While a large number of standing-cups, or hanaps as they are also called, are in the possession of various English corporations and colleges, many are owned by private collectors. Moreover, in quite recent years several important examples have found their way to the market. These often massive cups, when not in use, were at one time kept locked in a chest known as a hanaperium, a word later abbreviated to hanaper to denote a box in which valuable documents were kept. This box was often a wicker basket covered with leather and similar to those formerly used for holding clothes or samples when traveling — thus from “hanaper” we have the familiar word “hamper.”
It is probable that the earliest standing-cups referred to as hanaps had turned wood (mazer-like) bowls with covers. Later ones have bowls formed of silver or of a coconut or ostrich egg with silver mounts. Cups with coconut bowls (fig. 1) mounted in silver or silver-gilt and raised on a stem and foot seem to have been popular in the late 15th and early 16th centuries. They were revived for a short period nearly three centuries later, and examples of the late 18th and early 19th centuries are sometimes met with. They are listed in old wills and inventories as note argento, blak nutte, etc., the earliest such mention being a cyphum de nuce Indye cum pede apparatu argente in a will of 1259.
Ostrich-egg cups are often referred to in early documents as “griffin egg.” The mounts are similar to those with the coconut bowls and, with authenticated English mounts, are equally rare. A particularly fine example appeared at the Swaythling sale, London, in 1924 and its rarity is reflected in the $27,500 paid for it (fig. 6). It is 18 1/2 inches high and the mounts bear the London hall-marks for 1623-4.
Any lengthy study of early standing-cups brings the discovery that the types and forms are so numerous as to make it by no means easy to recall all the many shapes and ornamental variations. In addition to those already remarked, howls were made of serpentine, crystal or ivory and there still exist examples with a nautilus-shell bowl surmounting handsome silverwork (fig. 9).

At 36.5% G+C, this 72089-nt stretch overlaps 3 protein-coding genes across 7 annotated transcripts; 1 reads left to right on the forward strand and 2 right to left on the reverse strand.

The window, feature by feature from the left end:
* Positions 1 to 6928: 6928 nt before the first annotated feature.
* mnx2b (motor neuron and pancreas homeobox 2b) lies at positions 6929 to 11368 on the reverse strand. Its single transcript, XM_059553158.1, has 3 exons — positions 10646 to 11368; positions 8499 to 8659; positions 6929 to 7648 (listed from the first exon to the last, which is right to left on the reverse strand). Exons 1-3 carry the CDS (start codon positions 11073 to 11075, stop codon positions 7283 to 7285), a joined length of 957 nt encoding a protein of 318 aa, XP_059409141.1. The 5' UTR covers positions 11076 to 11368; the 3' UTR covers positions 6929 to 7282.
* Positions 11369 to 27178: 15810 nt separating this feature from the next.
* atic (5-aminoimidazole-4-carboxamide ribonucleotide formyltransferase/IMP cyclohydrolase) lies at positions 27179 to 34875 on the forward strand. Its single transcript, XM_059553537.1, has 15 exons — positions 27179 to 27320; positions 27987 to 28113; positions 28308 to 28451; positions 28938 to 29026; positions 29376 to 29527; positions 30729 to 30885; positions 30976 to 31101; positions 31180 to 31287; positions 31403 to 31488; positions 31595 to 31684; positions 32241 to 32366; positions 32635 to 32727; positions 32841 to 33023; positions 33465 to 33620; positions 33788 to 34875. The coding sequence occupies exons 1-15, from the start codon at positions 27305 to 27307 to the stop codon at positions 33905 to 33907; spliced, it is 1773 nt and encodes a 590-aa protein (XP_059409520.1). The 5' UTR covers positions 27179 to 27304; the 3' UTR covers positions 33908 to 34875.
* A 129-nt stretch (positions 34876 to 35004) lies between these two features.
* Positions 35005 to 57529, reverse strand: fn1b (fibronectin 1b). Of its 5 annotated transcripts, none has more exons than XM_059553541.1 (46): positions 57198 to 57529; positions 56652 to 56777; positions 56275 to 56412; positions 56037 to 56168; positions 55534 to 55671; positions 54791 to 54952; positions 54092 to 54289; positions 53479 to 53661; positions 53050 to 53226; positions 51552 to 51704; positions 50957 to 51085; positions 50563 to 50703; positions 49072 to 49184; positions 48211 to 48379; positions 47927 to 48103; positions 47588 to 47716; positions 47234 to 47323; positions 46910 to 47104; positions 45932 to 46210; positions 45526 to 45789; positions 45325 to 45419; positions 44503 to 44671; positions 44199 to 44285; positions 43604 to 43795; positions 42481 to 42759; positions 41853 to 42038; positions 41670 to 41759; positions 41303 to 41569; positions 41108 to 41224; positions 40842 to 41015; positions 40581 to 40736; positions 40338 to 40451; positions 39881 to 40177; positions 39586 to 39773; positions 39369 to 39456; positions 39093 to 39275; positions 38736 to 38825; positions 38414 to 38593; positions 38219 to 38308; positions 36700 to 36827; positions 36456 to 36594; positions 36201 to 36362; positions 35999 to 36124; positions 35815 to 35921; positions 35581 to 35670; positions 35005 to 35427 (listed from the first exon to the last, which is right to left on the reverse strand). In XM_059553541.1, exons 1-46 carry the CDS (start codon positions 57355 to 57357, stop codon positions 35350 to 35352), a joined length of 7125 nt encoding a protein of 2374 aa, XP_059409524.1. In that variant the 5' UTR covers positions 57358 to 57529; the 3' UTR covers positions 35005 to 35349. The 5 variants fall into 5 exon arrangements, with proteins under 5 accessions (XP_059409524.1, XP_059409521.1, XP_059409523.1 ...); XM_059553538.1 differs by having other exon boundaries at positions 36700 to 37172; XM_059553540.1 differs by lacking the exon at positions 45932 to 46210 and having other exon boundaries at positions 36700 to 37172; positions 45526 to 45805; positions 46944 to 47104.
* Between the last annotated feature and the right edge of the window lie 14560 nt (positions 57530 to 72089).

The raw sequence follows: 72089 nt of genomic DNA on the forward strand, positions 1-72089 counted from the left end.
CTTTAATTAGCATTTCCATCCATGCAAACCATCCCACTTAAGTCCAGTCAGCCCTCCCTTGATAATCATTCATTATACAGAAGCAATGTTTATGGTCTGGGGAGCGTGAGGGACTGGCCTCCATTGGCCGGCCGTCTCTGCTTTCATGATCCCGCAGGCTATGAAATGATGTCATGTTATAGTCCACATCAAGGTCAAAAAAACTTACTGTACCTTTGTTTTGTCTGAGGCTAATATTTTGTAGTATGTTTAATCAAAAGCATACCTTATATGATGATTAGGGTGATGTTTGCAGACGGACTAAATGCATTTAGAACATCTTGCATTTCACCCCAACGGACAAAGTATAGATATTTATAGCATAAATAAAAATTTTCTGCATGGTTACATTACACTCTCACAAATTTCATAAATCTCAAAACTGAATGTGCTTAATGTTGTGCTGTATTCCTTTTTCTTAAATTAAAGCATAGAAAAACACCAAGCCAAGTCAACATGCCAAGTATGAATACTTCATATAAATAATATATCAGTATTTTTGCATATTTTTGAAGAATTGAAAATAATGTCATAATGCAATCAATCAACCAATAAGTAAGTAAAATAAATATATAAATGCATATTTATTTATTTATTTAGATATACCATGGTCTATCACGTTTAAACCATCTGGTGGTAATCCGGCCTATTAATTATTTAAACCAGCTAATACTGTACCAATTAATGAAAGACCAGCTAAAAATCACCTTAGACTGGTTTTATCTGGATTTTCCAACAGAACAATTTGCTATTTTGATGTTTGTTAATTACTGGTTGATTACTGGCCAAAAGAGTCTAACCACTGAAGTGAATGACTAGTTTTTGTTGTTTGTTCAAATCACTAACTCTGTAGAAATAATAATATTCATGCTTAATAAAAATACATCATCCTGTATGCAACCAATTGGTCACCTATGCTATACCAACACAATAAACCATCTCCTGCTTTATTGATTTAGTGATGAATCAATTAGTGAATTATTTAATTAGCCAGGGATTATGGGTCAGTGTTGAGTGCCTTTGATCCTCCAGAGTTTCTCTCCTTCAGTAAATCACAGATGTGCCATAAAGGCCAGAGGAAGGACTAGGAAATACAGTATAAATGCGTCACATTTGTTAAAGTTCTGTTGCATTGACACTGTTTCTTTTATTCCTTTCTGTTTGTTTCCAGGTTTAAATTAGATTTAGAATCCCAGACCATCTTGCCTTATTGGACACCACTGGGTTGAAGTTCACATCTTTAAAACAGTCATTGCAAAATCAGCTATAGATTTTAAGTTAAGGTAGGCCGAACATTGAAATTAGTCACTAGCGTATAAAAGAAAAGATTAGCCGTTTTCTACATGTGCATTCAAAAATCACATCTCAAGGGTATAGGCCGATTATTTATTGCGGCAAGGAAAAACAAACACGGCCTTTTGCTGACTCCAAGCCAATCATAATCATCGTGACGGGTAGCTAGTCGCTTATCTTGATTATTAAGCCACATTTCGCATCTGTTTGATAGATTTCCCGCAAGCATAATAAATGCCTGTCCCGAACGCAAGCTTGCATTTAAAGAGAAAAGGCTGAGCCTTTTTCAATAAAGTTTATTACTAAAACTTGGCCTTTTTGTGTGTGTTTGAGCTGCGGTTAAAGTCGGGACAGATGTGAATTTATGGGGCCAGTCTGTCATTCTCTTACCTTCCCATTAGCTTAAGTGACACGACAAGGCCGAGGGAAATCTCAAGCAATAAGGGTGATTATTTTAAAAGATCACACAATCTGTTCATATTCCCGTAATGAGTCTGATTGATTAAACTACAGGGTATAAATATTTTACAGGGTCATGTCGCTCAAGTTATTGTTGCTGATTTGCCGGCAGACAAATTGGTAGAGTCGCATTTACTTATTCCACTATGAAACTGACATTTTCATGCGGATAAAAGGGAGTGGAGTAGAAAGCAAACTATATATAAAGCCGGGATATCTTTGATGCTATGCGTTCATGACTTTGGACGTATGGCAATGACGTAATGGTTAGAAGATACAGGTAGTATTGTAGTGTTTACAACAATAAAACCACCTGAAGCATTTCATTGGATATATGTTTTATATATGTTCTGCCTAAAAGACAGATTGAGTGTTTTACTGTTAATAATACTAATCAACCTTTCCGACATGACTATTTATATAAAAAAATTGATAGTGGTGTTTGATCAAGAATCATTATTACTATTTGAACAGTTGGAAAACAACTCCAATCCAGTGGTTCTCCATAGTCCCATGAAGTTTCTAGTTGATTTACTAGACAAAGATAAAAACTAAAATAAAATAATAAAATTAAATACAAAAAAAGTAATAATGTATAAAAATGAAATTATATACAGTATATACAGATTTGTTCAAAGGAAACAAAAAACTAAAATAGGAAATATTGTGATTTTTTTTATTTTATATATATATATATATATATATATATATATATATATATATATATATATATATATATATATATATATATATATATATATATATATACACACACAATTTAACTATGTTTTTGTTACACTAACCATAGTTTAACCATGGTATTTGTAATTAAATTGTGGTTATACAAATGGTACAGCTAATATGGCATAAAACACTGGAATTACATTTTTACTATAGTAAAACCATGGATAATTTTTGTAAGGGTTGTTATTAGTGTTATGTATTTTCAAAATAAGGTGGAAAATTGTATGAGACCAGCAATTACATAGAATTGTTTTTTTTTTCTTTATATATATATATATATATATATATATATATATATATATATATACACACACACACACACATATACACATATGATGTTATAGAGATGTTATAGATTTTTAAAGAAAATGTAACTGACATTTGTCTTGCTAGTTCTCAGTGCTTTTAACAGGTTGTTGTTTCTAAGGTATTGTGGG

The earliest known surviving English standing-cup is the so-called King John Cup, dating from about 1350, belonging to the Corporation of King’s Lynn. According to legend it was given to that town by King John but the style of the cup and the costumes of the figures engraved on the panels point to its belonging, instead, to the period of Edward III (1327-77) who did not appear on the scene until two centuries after John of Magna Carta fame had passed to his fathers.
We could continue at length on the subject of English standing-cups in public collections but the private collector is more concerned with those that have appeared and may well appear again on the market. And though we purpose to restrict our reference to some that have been offered in the last 25 years, it is of interest to mention two which were sold from the Dunn-Gardner collection in 1902 — a sale which may be said to have established values for English silver at a level above any previously known. A James I standing-cup of 1604-5 brought $20,000, a figure which, some might suggest, was influenced by the fact that the cup, as the inscription has it, was made of the Greate Seale of Irelande in Anno Domini 1604, after the Deathe of the Blessed Queene Elizabethe, the Most Blessed Prince that ever Reigned. Yet no such influence could have been centrally involved in view of the high prices paid for other cups at that sale, such as $20,500 for a Tudor font-shaped cup.